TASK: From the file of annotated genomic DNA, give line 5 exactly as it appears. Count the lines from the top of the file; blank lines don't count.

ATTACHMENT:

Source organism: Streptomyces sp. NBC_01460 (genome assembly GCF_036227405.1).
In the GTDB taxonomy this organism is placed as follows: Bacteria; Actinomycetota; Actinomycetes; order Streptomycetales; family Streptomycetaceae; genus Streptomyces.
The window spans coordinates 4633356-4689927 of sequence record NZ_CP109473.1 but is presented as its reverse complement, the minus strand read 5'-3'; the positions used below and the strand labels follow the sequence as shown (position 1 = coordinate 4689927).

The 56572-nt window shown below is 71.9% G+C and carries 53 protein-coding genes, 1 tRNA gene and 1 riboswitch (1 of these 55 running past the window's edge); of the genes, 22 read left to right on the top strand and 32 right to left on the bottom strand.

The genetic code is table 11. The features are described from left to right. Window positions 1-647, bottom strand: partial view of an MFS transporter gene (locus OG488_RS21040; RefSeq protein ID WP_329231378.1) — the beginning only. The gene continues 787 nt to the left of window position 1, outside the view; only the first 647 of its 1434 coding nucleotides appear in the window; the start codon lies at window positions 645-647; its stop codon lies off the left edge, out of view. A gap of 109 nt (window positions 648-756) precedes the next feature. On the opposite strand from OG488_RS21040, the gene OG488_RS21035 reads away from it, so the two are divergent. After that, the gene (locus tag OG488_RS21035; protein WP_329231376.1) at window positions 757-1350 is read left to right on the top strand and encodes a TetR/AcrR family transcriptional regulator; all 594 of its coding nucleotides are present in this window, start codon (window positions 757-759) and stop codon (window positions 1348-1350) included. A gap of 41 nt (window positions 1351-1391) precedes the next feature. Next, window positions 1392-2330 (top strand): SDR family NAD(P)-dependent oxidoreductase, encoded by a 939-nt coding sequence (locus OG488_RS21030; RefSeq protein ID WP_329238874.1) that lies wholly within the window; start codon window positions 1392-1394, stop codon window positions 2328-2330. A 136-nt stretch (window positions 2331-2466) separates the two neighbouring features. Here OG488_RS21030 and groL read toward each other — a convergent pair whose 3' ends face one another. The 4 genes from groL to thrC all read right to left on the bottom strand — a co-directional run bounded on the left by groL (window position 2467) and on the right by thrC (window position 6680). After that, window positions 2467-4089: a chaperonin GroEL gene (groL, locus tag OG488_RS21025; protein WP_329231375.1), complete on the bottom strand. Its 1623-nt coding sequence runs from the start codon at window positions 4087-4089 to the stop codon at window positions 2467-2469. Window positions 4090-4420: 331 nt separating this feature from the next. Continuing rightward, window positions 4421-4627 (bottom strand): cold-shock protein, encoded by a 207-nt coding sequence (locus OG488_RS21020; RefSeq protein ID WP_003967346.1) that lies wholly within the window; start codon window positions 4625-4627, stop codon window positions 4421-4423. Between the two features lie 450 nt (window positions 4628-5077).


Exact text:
The genetic code is table 11. The features are described from left to right. Window positions 1-647, bottom strand: partial view of an MFS transporter gene (locus OG488_RS21040; RefSeq protein ID WP_329231378.1) — the beginning only. The gene continues 787 nt to the left of window position 1, outside the view; only the first 647 of its 1434 coding nucleotides appear in the window; the start codon lies at window positions 645-647; its stop codon lies off the left edge, out of view. A gap of 109 nt (window positions 648-756) precedes the next feature. On the opposite strand from OG488_RS21040, the gene OG488_RS21035 reads away from it, so the two are divergent. After that, the gene (locus tag OG488_RS21035; protein WP_329231376.1) at window positions 757-1350 is read left to right on the top strand and encodes a TetR/AcrR family transcriptional regulator; all 594 of its coding nucleotides are present in this window, start codon (window positions 757-759) and stop codon (window positions 1348-1350) included. A gap of 41 nt (window positions 1351-1391) precedes the next feature. Next, window positions 1392-2330 (top strand): SDR family NAD(P)-dependent oxidoreductase, encoded by a 939-nt coding sequence (locus OG488_RS21030; RefSeq protein ID WP_329238874.1) that lies wholly within the window; start codon window positions 1392-1394, stop codon window positions 2328-2330. A 136-nt stretch (window positions 2331-2466) separates the two neighbouring features. Here OG488_RS21030 and groL read toward each other — a convergent pair whose 3' ends face one another. The 4 genes from groL to thrC all read right to left on the bottom strand — a co-directional run bounded on the left by groL (window position 2467) and on the right by thrC (window position 6680). After that, window positions 2467-4089: a chaperonin GroEL gene (groL, locus tag OG488_RS21025; protein WP_329231375.1), complete on the bottom strand. Its 1623-nt coding sequence runs from the start codon at window positions 4087-4089 to the stop codon at window positions 2467-2469. Window positions 4090-4420: 331 nt separating this feature from the next. Continuing rightward, window positions 4421-4627 (bottom strand): cold-shock protein, encoded by a 207-nt coding sequence (locus OG488_RS21020; RefSeq protein ID WP_003967346.1) that lies wholly within the window; start codon window positions 4625-4627, stop codon window positions 4421-4423. Between the two features lie 450 nt (window positions 4628-5077).